Stop disabling super globals

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EXreaction
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Stop disabling super globals

Post by EXreaction » Sun Dec 08, 2013 1:34 am

I believe we should stop disabling super globals. This causes issues when trying to integrate with ANY other software that deals with the request (all other software).

I'm working on introducing Symfony Forms as well and it can't be done with the super globals disabled. Re-enabling and then disabling them again so errors are not thrown is not a good use of cpu time.

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MichaelC
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Re: Stop disabling super globals

Post by MichaelC » Sat Dec 21, 2013 8:29 pm

Why do forms need this specifically, forms should have full support for the symfony request class (which we use)? And if sites need this for integration, they can enable them themselves.

I fail to see reasoning why we should do this as your average novice php developer or a lot of mod authors will likely start using them if they are enabled (as it's what people do will by default if they don't know how about how use phpBB) which is a bad thing. If you don't know how to enable super globals, you shouldn't be enabling them.
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John P
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Re: Stop disabling super globals

Post by John P » Sat Dec 21, 2013 10:02 pm

I really like it and gives a security feeling by disabling super globals.
Where it isn't possible you can enable super globals so I don't see the problem.

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imkingdavid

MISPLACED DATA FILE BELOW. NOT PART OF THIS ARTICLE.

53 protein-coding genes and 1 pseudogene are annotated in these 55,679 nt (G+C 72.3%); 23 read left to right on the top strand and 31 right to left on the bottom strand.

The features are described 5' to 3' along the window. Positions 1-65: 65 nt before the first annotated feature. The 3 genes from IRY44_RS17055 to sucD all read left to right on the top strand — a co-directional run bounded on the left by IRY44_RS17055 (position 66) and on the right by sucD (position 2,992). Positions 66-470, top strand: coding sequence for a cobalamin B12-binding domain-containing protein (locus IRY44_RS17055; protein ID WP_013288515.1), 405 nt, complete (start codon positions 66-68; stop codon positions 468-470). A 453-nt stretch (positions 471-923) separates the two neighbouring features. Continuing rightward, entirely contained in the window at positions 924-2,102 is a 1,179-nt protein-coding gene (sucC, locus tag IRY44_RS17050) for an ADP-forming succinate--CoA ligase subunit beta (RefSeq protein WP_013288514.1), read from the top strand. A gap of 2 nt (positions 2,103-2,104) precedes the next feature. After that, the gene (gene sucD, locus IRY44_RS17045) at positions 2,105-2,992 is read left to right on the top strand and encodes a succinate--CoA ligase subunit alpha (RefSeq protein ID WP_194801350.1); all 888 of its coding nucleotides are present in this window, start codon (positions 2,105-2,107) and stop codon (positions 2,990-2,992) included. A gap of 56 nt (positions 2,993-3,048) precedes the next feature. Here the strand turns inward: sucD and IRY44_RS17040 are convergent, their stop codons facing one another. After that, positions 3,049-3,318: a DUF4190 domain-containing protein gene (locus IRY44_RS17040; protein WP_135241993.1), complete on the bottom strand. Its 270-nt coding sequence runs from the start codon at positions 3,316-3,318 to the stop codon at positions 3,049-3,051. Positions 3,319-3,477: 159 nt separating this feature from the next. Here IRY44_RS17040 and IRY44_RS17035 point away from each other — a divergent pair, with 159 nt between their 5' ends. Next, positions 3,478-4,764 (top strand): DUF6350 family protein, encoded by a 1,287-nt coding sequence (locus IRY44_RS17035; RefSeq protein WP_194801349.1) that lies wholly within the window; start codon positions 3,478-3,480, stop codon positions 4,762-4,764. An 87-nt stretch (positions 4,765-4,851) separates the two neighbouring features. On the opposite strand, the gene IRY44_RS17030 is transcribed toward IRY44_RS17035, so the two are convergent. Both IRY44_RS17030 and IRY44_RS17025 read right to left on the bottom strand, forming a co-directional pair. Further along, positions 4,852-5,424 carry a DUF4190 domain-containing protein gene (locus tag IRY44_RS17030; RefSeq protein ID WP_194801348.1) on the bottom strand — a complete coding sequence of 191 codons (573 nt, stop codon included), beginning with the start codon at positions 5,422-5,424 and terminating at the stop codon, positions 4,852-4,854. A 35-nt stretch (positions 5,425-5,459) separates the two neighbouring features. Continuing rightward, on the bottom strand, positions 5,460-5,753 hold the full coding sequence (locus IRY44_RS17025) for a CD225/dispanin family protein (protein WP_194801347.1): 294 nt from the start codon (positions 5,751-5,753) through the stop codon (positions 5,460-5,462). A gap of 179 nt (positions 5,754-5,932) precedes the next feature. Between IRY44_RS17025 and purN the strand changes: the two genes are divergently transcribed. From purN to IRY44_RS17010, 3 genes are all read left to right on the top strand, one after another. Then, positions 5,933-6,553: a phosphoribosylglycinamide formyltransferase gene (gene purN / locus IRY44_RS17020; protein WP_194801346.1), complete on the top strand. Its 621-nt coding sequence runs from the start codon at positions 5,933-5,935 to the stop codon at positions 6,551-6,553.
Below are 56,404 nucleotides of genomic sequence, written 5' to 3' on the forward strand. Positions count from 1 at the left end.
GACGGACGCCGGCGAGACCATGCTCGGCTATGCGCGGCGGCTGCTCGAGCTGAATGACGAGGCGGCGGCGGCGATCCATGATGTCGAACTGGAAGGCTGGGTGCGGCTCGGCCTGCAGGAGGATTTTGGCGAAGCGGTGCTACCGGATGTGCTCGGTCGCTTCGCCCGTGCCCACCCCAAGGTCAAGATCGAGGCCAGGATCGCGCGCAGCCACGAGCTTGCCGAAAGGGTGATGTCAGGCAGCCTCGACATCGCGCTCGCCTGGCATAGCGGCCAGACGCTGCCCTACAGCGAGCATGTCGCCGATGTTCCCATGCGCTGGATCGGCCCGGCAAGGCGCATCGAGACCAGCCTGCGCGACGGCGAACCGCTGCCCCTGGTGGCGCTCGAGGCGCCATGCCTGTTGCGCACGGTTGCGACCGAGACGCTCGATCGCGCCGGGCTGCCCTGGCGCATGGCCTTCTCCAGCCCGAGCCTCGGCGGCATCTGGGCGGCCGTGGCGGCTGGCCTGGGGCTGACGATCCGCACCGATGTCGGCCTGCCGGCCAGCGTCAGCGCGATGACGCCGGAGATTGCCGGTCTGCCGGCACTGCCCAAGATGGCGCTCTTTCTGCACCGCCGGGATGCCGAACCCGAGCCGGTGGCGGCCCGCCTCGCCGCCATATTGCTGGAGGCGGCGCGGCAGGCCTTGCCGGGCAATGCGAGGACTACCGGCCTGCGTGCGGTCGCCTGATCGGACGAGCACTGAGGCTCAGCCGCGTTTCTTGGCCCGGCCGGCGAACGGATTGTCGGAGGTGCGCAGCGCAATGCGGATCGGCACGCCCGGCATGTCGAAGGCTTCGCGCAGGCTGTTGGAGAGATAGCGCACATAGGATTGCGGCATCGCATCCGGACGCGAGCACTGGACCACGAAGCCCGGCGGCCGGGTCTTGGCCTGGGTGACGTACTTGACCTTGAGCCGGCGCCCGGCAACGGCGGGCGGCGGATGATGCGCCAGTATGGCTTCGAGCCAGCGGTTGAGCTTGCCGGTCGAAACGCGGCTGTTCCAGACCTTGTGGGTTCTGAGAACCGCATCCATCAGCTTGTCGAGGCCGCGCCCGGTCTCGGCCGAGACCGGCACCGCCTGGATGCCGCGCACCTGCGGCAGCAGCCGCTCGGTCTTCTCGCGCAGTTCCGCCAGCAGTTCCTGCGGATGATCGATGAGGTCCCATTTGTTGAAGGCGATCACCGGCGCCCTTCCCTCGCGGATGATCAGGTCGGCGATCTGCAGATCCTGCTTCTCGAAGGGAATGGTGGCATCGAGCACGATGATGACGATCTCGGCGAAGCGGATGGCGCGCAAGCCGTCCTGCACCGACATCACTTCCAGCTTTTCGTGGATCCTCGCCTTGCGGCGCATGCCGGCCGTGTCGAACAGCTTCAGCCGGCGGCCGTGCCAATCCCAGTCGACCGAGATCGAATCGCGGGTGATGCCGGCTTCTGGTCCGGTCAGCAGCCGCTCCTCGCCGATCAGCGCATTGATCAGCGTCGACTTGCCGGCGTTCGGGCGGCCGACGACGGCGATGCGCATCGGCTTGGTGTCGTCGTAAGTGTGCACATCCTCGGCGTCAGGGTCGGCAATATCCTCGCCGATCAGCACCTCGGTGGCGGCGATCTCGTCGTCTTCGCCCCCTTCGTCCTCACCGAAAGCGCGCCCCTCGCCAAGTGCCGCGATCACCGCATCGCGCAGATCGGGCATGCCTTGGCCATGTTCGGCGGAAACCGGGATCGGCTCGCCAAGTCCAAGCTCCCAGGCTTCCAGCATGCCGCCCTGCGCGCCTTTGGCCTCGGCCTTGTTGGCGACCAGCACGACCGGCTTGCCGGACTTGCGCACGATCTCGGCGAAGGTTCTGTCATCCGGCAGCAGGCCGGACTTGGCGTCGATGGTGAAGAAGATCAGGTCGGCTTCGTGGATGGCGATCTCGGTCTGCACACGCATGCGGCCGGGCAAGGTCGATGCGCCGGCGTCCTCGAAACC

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Re: Stop disabling super globals

Post by imkingdavid » Sun Dec 22, 2013 1:52 am

There was a specific reason EXreaction pointed out to me on IRC, but I don't remember exactly how long ago it was (it's been at least a week, I think) and I don't feel like digging.

I cannot remember specifically which class had the issue, but the issue is that there is a class in Symfony Forms component that is ignorant of the Symfony request object and therefore uses $_SERVER to access a specific server variable. The method that causes the issue is at the end of a call stack with several functions in the list; to overwrite that class with one of our own would require overwriting several classes the stack. This is impractical and defeats the purpose of using Symfony in the first place.

Unless the Symfony class is somehow made aware of the Symfony request object, or we remove the whole disabling of super globals, the only way around this for us is to do:

Code: Select all

$request->enable_super_globals();
$form->some_function_that_ends_up_using_a_server_variable();
$request->disable_super_globals(); 
This, in my opinion, is very hackish and ugly, and takes up unnecessary processing time.

The only real benefit of which I'm aware that comes from the current system is to allow us to force people to not use the PHP globals and instead use our own sanitized versions. If we remove the disabled super global restriction, sure some less experienced developers may use them, but we can still require use of the $request object in Extensions (and, of course, core code), and we don't have to do hackish things like above.

Note that doing what I showed in the example above was an unacceptable solution for a similar issue I encountered when I had to add the ability to create a Symfony Request object (because it, by default, creates it directly using the globals). However, in that case, there was an alternate way of creating the Symfony Request object (using the static create() method and supplying the values myself using $request->get_super_global(); reference). In this case, there really isn't a way around it that I can see.